Perinatal Exposure to a Mixture of Common Low-Dose Phthalates and Flame Retardants Leads to Autistic Features in Rats

Program: Abstracts - Orals, Poster Previews, and Posters
Session: THR 290-304-Developmental Regulation of Gene Expression and Its Susceptibility to Endocrine Disruptors
Thursday, March 5, 2015: 1:00 PM-3:00 PM
Hall D-F, Gene Regulation, EDCs, & Signaling (San Diego Convention Center)

Poster Board THR-290
Stephanie Degroote, Darel Hunting and Larissa Takser
University of Sherbrooke, Sherbrooke, QC, Canada
BACKGROUND: Epidemiological data suggests that prenatal exposure to either phthalates or flame retardants can affect mental and motor development, and can provoke internalizing behavior and attention deficit. We hypothesize that the simultaneous exposure to low-dose phthalates and flame retardants, which are endocrine disruptors, can alter brain development and lead to Autism Spectrum Disorders (ASD).

OBJECTIVE: To characterize behavior relevant to ASD feature in rat offspring exposed prenatally to a mixture of low-dose phthalates and flame retardants (DEHP, DBP, DiNP, BDE-47, BDE-99).

METHODS: Pregnant Lewis rats were divided in three groups: negative control, exposed to the mixture of endocrine disruptors, and a positive control for autistic feature in rat well-established in the literature, the valproic acid induced model of autism. Following prenatal exposure by daily gavage, behavioral tests were administered to offspring: nest-seeking behavior, auditory startle reflex, open field, elevated plus maze, prepulse inhibition and test of social interactions.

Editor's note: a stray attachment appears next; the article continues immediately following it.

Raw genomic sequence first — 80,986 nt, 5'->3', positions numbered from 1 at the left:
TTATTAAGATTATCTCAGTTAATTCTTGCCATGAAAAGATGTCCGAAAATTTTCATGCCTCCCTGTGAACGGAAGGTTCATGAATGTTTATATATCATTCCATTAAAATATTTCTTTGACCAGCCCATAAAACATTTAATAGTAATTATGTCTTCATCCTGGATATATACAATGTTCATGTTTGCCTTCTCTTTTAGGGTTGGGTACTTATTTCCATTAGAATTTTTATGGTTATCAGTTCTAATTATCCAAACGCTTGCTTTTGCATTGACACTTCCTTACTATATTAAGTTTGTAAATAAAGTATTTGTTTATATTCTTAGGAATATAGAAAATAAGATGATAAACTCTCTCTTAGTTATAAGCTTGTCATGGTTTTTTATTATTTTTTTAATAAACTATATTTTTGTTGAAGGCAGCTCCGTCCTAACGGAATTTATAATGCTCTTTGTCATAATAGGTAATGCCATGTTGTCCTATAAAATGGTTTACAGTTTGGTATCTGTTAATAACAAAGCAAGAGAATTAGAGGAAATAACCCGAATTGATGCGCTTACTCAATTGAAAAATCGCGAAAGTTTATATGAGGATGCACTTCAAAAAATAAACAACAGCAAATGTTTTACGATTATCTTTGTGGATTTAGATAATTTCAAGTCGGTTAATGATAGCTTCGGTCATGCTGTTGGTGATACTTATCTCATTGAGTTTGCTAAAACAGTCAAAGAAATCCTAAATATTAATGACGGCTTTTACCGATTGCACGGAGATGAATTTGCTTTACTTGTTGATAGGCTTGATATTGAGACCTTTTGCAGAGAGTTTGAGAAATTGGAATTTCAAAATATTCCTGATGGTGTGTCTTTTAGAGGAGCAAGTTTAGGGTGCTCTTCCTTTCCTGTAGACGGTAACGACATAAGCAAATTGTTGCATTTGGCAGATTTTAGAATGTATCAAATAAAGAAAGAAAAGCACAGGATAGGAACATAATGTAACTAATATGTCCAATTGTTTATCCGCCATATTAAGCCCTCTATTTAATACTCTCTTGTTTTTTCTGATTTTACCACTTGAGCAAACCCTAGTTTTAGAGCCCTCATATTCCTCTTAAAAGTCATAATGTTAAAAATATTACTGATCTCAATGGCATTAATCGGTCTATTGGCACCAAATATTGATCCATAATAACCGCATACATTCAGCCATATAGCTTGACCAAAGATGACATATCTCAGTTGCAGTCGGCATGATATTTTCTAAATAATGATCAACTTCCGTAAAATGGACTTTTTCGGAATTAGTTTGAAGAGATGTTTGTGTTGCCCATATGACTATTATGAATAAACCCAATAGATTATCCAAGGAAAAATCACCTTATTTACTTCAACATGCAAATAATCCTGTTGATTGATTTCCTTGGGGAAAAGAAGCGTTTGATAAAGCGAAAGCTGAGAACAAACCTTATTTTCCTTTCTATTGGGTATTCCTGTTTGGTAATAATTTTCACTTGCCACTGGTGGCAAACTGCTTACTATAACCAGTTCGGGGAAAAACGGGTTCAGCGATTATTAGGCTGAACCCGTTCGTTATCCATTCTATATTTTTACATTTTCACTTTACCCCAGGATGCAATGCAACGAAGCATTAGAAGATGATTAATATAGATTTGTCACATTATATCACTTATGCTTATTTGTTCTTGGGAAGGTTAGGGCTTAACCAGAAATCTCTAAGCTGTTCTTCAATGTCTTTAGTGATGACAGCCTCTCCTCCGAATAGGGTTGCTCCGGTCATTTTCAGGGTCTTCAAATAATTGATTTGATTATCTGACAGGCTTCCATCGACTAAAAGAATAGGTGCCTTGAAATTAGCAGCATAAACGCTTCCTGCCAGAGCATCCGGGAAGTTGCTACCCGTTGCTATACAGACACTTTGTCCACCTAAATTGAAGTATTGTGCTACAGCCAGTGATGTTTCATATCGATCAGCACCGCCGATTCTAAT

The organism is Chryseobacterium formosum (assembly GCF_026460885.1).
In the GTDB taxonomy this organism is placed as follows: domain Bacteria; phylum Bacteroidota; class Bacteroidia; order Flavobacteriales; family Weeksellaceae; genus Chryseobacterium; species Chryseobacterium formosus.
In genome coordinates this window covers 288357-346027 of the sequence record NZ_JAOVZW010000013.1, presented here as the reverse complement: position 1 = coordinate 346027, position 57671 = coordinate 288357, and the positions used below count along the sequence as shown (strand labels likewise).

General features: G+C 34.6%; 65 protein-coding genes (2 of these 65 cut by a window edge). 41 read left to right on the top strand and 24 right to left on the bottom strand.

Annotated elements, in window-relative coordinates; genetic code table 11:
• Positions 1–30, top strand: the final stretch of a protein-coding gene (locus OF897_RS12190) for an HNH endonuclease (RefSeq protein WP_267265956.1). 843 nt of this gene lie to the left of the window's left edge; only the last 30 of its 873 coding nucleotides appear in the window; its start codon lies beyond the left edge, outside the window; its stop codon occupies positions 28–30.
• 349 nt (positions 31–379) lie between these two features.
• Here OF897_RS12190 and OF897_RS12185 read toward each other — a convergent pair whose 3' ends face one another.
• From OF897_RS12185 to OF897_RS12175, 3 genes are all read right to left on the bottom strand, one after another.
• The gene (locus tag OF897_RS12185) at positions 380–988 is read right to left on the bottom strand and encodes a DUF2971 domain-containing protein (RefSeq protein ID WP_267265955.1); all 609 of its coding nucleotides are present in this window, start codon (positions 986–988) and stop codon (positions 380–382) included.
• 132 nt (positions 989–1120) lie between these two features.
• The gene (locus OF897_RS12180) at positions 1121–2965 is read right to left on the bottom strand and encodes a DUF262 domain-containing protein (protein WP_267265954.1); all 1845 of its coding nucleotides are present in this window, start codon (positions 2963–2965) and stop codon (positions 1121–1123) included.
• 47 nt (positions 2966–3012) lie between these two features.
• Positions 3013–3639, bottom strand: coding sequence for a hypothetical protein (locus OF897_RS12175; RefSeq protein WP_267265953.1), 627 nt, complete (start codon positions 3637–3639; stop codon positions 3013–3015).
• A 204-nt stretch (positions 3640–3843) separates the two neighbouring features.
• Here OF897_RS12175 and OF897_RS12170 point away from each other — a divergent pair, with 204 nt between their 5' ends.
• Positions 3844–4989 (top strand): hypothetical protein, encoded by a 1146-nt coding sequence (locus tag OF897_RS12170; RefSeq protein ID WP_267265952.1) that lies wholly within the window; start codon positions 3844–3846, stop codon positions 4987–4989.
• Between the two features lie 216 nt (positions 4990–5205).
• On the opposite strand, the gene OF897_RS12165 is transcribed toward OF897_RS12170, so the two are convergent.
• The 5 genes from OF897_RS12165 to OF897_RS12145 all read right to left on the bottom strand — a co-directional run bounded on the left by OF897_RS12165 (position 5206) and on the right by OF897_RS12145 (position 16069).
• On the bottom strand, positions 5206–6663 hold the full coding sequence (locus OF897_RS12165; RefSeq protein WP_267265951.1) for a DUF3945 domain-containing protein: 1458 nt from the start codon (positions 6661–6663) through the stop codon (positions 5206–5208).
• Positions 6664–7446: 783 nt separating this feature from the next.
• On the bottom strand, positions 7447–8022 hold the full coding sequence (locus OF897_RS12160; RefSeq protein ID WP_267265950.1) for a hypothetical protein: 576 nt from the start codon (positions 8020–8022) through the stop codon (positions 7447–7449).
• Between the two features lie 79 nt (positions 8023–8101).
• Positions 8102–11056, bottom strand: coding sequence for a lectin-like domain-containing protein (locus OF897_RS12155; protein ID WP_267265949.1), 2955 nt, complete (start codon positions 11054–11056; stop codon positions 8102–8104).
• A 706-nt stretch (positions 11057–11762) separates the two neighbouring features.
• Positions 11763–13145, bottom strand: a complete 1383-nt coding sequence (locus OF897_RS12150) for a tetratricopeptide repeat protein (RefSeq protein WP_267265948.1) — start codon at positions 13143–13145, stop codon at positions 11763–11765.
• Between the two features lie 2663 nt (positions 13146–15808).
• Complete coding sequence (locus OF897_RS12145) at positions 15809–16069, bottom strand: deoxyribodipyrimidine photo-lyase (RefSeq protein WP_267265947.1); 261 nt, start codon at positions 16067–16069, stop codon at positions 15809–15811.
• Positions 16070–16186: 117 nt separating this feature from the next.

RESULTS: Offspring exposed to the mixture of phthalates and PBDEs showed hyperactivity and altered sensorimotor gating, and males specifically had lower maternal bonding and feminization in their social behavior. Three of five dams exposed to valproic acid did not have delivery, and offspring from the two remaining dams had a general developmental delay associated to their autistic features.

CONCLUSIONS: Low-dose phthalates and flame retardants exposure provoke alterations in all behaviors tested relevant for autistic features. The dosage of valproic acid used for the rat model of autism provokes teratogenicity and dosage should be diminished in order to have a more specific behavioral model of autism.

Nothing to Disclose: SD, DH, LT

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